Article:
MOTORCYCLE SAINTS Jerry believes that God is using this ministry, a biker church inclusive to a particular community of people who believe there is a God but know nothing of Jesus and the Bible, as a way to reach people for Christ that he admits would never set foot in a traditional church. Dave’s wife, Lisa, is a tremendous support to Jerry as she allows WindRider Church to continue meeting in that open-air pavilion behind Mickey’s Bar. He now has an Assistant Pastor, Chuck Mungai, an ordained minister who felt God’s calling to help Jerry full time, and three deacons: Drummer Bob, Spyder, and Tommy Chopper. Jerry starts every sermon with a prayer and quote from his favorite preacher Steve Brown of Key Life Network, “Forgive the sins of the one who teaches because they are many.” While Steve was recently teaching here at Knox he told Jerry, “Man, I just smell Jesus on you and every now and then I need to be reminded of what He looks like.” After being addicted to drugs for most of his adult life, then starting a biker church, this came as a huge encouragement to Jerry who says, “The harder I try to live a life that

CHURCH done for you, and how He has had mercy on you.” Mark 5:19 honors and pleases God, the more I become aware of how miserably I fail at doing so…. but He loves me anyway.” Given that at the age of 19 Jerry joined a biker club called Saints Motorcycle Club, it seemed fitting to name his own personal ministry the Saints Motorcycle Ministry. He serves as the unofficial chaplain for the large States Motorcycle Club and various other local clubs. Because Jerry is in ministry, he doesn’t have to be a member. RIDE ON, RIDE ON IN MAJESTY Saints Motorcycle Ministry has a big Sunday breakfast once a month where his friends, Tammy Austin and Alan Brownfield, help coordinate all of the food and make it happen. Bikers from different clubs like Chrome Angels, Military Vets Motorcycle Club, Big Bike Rider’s Children’s Foundation, and members of many other clubs participate. His Saints Facebook page serves as an online community and place for bikers in any club to connect, share photos, and see what Christ is doing in the ministry. To date, Jerry has had over 50,000 people drive by Saints Motorcycle Ministry online. Top Left: Jerry riding in style. Bottom Left: Congregants praying. Center, Top: Jerry preaching at WindRider Church. Center, Left: Jerry with Rev. Jonathan G. Smith. Center, Right: Dr. Sam Lamerson visiting. Top Right: Jerry displaying the Saints Motocycle Ministry logo at a local meet. Bottom Right: WindRider Church parking lot.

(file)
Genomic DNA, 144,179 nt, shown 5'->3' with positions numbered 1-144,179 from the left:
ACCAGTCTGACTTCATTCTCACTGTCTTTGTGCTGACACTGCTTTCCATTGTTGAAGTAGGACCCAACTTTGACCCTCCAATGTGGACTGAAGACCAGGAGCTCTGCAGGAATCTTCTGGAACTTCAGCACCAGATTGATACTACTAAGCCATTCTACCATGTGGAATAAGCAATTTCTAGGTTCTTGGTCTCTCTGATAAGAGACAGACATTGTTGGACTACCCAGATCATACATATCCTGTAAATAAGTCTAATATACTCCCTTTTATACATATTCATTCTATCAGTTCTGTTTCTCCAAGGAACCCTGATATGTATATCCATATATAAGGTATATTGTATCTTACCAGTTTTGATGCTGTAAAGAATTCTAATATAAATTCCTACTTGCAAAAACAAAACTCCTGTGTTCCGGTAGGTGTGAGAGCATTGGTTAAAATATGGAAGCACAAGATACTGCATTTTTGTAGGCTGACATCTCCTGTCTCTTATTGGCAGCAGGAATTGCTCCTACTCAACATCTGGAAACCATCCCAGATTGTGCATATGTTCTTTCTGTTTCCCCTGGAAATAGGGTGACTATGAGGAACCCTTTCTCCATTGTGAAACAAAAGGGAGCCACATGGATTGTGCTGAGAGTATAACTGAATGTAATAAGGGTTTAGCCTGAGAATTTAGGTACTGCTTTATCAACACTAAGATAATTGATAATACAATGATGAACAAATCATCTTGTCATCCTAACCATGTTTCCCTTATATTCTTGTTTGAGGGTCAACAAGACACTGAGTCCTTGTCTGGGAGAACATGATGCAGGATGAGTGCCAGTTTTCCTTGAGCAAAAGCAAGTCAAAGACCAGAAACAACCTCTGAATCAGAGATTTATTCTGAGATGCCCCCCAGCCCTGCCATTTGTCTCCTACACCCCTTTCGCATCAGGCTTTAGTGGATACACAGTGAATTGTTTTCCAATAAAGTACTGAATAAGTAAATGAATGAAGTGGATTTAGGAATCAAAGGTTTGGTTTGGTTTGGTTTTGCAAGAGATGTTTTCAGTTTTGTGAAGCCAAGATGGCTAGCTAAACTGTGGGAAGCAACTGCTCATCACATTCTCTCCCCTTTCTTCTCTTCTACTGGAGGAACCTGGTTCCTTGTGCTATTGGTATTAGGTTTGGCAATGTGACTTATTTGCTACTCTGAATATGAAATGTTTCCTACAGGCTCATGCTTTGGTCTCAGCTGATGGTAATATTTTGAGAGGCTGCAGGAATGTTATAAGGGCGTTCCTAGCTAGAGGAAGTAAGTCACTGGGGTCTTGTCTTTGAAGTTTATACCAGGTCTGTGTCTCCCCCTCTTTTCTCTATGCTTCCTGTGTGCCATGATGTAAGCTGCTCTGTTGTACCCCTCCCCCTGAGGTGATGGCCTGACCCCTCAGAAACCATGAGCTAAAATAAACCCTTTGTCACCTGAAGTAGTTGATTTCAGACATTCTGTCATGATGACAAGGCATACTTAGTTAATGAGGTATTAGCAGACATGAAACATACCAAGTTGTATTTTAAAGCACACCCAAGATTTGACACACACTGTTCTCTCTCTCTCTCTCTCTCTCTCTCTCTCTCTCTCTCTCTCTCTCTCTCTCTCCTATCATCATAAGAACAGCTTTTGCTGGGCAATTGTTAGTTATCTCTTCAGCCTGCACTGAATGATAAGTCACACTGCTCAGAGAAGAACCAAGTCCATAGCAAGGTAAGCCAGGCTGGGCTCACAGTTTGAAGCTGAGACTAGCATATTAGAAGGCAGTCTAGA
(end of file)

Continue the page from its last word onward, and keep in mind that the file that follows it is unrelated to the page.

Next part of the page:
by Ivey Rose Smith

The faculty and staff at Knox support Jerry’s biker church and are excited about what God is doing through him, WindRider Church, and Saints Motorcycle Ministry in reaching bikers for Christ. Dean of Knox Online, Rev. Jonathan G. Smith, has visited and Dr. Sam Lamerson preached at the WindRider Church Easter service. Describing the church as having a great crowd Dr. Lamerson stated, “I can tell you that I have never had a more attentive group in my life. Everyone was listening so carefully and showed so much love for one another. I wish the regular church was more like that!” †





Cultivating Churches of

by Dr. Jim Belcher

Truth, Beauty and Goodness


AS HITLER’S NAZI PARTY was consolidating power in January 1935 and the church was succumbing to the lure of the Reich’s Thousand-Year Reign, Dietrich Bonhoeffer, a young German pastor, despaired over the weakness of his fellow believers in Germany. In a letter to his brother he wrote, “The restoration of the church will surely come from a sort of new monasticism…. I believe it is now time to call people to this.” What did he mean? Two years ago my family and I went in search of Dietrich Bonhoeffer, visiting the underground seminary that he directed in Finkenwalde and traveling to the different prisons and concentration camps that he spent time in and where he eventually lost his life. One question was on my mind: Was Bonhoeffer

calling the church to retreat from culture, politics, and life in the world? This is what it seemed when he used the phrase “new monasticism.” But this didn’t fit the man who became a double agent, a conspirator against Hitler and eventually a martyr. IN SEARCH OF THE TRUTH On our trip to Finkenwalde, on a bright April day, I was finally able to reconcile this conflict. What I came to see was that Bonhoeffer wasn’t taking these young men to a remote


place to teach them to retreat from the world, a form of old monasticism, he was taking them to the countryside to re-story them so that when they returned to the world ruled by Nazism they would have the inner spiritual resources to resist the false ideology of the Führer. It was not a monasticism of retreat but a new monasticism built around the Sermon on the Mount. It was a monasticism of engagement. He wasn’t calling the church to flee the world but to transform it. And here is the bottom line. For pastors that were trained under Bonhoeffer, 80% of them resisted the pressure to sign an oath of allegiance to Hitler. For those pastors trained elsewhere, only 20% resisted the pressure. What was the secret of Finkenwalde? BONHOEFFER’S VISION I think it was twofold.